Finally, Spell Sunder. Here's the thing, Quatar: It's @#$%ing impossible to dispel magic in an efficient way in Pathfinder. Check out Dispel Magic and Greater Dispel Magic. Both of them give you basically a 50/50 shot to knock off 1 spell off an equal level caster.

...do you have any idea what a horrible waste of a standard action that is? Answer: Horrible, horrible waste.

(Edit: Just for fun, let's look at the math. If you're the same level as your opponent and just want to knock off his highest-level spell, you have a 50/50 shot at doing it. 50% chance you do f*#%all. If you want to knock off a specific spell, it's Spell DC - Spell Level + Caster Mod + Feats - which is almost always higher...so you have a less than 50% chance of succeeding at doing anything.)

Meanwhile, with Spell Sunder, a Barbarian gets to negate a spell OF YOUR CHOICE per combat at the mere cost of an attack action. And it's virtually guaranteed - the math works out vastly, vastly better for going against CMD than 50/50, particularly if you're raging/juiced up...and you just sacrifice one of your attacks, not a whole standard action.

So, yeah, it's amazing. Your objections aren't that strong. Saving throw bonuses are good, obviously +4 damage to most attacks by level 12 is solid, and spell sunder, as explained above, is priceless.

-Cross


Q: Is spell sunder that good?

A: Yes.


Go oracle for one level and by level 9 and you can turns rages on and off at will (well as a free action) allowing you stack strength surge with spell sunder and destroy pretty much every spells several times a combat. Superstition with the human bonus adds something like 13 vs spells saves by level 20 when you include the rage bonus that's +17 on will saves vs magic. With eat magic a Barbarian should be almost immune to any spell with a save.

The Exchange

The biggest weakness to spell sunder are not really apparent.

Spell sunder is great against walls of flame.

However, just like schroedinger's wizard there is shroedingers barbarian. How would a barbarian lacking detect magic, or spellcasting know that certain spell effects are on an opponent.

So, playing with meta knowledge the barbarian might sunder a spell immunity, bull's strength, or charm person. But playing in character it is very difficult to know that a charm person, spell immunity etc is in effect.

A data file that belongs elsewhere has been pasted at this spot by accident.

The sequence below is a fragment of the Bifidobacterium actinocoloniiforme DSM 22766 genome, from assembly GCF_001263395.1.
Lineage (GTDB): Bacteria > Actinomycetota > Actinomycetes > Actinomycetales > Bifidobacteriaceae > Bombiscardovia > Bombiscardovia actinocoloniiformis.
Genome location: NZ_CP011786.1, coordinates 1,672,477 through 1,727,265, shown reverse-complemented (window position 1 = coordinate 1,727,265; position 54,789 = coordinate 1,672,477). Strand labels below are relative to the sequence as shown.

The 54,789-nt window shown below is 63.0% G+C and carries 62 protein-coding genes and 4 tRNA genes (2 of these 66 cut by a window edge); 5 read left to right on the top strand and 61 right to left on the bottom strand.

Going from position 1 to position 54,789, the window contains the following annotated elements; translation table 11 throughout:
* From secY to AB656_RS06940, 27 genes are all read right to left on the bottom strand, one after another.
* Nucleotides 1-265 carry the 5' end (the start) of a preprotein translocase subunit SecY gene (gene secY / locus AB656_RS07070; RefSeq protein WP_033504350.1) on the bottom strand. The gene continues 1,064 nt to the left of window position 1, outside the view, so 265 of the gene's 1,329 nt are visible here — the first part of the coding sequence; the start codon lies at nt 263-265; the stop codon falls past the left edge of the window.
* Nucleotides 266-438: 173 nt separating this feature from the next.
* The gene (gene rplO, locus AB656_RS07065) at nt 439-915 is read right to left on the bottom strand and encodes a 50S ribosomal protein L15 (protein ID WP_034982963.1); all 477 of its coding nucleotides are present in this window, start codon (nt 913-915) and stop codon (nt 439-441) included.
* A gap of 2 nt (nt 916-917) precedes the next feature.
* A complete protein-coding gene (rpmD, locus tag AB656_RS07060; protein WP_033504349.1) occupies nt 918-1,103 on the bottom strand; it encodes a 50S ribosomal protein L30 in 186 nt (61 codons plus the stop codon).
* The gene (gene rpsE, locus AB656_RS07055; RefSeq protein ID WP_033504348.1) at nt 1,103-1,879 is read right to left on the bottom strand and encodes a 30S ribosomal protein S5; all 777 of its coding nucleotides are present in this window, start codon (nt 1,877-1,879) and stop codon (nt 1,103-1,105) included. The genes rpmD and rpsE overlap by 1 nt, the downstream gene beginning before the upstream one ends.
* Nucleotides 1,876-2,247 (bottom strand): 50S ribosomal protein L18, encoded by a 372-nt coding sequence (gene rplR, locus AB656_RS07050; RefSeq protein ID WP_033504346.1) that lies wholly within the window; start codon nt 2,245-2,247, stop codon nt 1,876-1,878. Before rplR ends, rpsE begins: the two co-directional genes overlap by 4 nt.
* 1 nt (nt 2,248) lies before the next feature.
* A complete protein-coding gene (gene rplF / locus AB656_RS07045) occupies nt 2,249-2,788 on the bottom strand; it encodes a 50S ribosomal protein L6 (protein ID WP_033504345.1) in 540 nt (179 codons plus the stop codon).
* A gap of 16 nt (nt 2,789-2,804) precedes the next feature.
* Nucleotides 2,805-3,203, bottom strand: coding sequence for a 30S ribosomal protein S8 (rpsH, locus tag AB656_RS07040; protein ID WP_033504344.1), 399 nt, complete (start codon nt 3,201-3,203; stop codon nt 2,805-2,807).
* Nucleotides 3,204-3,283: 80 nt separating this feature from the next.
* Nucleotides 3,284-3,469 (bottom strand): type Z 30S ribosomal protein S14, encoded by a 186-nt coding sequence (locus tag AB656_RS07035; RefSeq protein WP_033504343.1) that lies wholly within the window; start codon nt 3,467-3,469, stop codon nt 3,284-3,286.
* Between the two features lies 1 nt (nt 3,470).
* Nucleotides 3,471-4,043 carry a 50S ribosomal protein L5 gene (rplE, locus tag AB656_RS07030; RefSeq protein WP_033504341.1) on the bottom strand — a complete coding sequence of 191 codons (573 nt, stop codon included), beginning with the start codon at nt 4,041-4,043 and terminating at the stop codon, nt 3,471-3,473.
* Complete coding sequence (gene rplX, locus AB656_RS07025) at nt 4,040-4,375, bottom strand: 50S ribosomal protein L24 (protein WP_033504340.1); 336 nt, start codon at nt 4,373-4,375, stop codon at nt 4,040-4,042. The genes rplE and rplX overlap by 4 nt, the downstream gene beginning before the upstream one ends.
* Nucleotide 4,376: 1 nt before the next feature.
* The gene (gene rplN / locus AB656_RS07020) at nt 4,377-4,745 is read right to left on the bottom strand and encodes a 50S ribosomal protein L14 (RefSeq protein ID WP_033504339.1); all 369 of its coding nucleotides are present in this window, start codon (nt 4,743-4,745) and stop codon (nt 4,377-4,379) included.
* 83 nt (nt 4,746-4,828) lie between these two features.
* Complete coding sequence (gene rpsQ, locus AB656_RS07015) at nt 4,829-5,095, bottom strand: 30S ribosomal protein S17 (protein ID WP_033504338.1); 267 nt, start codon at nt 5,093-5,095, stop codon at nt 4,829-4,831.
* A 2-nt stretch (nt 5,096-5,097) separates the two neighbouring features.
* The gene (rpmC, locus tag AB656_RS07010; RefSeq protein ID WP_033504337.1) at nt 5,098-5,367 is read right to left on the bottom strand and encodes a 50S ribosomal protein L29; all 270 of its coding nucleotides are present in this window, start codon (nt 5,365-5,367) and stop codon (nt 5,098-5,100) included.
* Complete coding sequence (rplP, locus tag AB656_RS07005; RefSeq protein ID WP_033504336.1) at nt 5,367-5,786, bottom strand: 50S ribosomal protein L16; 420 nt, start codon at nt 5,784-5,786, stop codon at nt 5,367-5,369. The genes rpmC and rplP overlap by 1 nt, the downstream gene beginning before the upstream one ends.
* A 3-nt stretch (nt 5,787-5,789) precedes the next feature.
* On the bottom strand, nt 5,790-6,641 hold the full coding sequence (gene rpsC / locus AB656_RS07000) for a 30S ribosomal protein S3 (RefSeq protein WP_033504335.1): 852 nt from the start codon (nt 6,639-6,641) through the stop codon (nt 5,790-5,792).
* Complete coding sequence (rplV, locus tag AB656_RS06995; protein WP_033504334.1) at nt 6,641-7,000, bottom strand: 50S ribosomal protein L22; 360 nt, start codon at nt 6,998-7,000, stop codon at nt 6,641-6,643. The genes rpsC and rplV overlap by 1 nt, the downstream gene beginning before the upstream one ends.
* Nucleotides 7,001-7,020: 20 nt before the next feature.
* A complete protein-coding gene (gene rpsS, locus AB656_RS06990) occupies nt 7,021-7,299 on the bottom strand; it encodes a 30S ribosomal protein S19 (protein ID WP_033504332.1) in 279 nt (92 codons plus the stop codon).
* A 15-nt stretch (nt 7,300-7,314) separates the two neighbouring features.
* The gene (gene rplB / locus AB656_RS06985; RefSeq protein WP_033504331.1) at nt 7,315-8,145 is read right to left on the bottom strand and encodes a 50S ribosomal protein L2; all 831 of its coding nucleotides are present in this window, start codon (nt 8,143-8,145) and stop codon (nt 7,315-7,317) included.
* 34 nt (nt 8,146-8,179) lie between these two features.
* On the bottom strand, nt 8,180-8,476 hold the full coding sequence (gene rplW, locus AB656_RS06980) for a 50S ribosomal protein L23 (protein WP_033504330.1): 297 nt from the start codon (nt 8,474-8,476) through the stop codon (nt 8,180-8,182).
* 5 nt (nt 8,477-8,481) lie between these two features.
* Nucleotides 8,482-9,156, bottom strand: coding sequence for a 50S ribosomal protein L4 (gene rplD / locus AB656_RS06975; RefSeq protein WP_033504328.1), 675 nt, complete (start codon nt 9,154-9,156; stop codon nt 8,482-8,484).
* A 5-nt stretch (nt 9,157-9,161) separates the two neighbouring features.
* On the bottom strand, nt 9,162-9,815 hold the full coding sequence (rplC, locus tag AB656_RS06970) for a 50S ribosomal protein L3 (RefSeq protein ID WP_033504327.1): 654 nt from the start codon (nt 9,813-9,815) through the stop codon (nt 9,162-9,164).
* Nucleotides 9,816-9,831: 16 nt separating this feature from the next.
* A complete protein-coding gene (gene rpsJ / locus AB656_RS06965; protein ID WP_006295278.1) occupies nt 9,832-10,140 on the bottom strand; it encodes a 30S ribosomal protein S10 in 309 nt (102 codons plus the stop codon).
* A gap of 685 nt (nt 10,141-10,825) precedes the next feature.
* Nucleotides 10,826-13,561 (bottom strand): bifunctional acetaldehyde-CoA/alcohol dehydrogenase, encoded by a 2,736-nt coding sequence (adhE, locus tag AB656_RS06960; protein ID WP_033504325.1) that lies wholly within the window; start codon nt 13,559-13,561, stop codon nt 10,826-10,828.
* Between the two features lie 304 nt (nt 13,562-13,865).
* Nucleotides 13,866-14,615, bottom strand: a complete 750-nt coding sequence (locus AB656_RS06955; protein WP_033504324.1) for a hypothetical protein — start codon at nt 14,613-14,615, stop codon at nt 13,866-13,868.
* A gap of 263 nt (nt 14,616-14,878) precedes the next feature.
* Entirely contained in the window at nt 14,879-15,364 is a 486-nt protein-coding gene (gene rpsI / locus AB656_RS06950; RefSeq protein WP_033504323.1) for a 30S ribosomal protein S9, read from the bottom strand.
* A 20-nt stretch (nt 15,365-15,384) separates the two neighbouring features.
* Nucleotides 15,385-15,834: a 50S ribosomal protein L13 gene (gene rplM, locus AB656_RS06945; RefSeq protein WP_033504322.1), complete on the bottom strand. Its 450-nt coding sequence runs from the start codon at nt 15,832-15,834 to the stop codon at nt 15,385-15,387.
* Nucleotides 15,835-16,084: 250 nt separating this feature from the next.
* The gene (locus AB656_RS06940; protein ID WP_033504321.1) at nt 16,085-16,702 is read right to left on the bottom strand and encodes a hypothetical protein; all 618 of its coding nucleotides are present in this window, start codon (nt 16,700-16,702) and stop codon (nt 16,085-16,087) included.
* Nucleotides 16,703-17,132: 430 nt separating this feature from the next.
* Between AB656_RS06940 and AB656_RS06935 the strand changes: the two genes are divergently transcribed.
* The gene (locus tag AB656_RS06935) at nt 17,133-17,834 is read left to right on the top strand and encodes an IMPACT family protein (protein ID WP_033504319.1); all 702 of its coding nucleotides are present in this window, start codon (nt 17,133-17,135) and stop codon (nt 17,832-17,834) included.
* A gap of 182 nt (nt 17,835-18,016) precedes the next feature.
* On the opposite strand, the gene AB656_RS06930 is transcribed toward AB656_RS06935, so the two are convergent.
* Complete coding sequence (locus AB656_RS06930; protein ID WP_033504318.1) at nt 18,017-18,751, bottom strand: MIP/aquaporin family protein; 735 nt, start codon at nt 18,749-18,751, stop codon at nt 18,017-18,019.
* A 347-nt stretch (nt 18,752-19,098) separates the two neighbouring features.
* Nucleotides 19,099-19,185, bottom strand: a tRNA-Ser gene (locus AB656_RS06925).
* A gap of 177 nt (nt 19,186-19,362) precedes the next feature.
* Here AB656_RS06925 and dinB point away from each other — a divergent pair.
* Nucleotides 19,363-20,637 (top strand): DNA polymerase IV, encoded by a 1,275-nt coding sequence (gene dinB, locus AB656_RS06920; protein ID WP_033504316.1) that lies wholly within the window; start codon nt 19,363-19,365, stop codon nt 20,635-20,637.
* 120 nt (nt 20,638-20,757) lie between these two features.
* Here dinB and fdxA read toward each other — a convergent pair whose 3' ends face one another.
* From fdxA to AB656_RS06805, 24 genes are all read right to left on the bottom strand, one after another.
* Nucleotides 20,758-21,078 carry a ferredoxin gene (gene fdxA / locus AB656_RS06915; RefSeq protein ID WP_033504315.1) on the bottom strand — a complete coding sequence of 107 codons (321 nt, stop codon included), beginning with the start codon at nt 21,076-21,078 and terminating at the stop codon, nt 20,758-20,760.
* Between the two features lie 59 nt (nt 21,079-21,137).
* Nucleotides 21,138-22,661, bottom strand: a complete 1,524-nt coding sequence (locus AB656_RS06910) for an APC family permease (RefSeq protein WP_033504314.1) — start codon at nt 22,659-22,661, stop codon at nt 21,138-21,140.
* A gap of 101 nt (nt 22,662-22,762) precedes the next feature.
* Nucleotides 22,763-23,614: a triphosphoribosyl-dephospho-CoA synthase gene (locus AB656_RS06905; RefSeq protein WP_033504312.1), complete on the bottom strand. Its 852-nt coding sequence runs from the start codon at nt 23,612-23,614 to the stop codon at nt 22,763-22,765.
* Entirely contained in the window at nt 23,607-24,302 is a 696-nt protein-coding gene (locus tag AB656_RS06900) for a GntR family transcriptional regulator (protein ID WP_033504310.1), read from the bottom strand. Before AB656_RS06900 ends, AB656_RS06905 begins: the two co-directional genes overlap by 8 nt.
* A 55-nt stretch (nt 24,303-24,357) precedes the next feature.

Secondly, there is still a factor of action economy.
A spell caster can cast slow (or haste) on an entire group of characters. A barbarian sunders it - one character at a time.

So, overall- its a great ability. Just a little care needs to be excised in its adjudication.


Pathfinder Maps, Pawns Subscriber; Pathfinder Roleplaying Game Superscriber; Starfinder Charter Superscriber

I for one never saw the appeal.


cp wrote:

But playing in character it is very difficult to know that a charm person, spell immunity etc is in effect.

Just out of curiosity, how often have you played in a campaign where no characters in the party have spellcraft? Because probably 60 or 70% of the classes in the game get it, and most people who get it take it (because it's excellent).

I would think that a party calling out "Hey, smash that man's stony skin!" would be absolute standard. Teamwork at its best. =)

-Cross


Ravingdork wrote:
I for one never saw the appeal.

Wizard auto win at higher levels with the superstition chain a Barb can do ignore most of the casters save or suck spells and their crowd control , get through a lot of caster defenses and do more damage against them. Its as good an equalizer vs magic as exist in the game (anti-magic field requires magic so doesn't count). Not to mention an air walking barb can spell sunder a fly spell causing a wizard to fall to his death.


Pathfinder Maps, Pawns Subscriber; Pathfinder Roleplaying Game Superscriber; Starfinder Charter Superscriber

It's not really possible to cause a flying wizard to fall to their death. When the spell ends, they float down, per its description.

It does make a good equalizer I suppose. It's just such a shame that Superstitious will usually keep a barbarian from surviving to high levels to take advantage of it.

The Exchange

Crosswind wrote:
cp wrote:

But playing in character it is very difficult to know that a charm person, spell immunity etc is in effect.

Just out of curiosity, how often have you played in a campaign where no characters in the party have spellcraft? Because probably 60 or 70% of the classes in the game get it, and most people who get it take it (because it's excellent).

I would think that a party calling out "Hey, smash that man's stony skin!" would be absolute standard. Teamwork at its best. =)

-Cross

True, but not the issue. The way that combats tend to work is pre-buffed opponents attack the party.

Rarely do I see any of the aforementioned classes taking the actions necessary to determine the buffs. Usually, its: Hey, cast haste. Hey - divine favor. Summon Wildebeast!


cp wrote:
Crosswind wrote:
cp wrote:

But playing in character it is very difficult to know that a charm person, spell immunity etc is in effect.

Just out of curiosity, how often have you played in a campaign where no characters in the party have spellcraft? Because probably 60 or 70% of the classes in the game get it, and most people who get it take it (because it's excellent).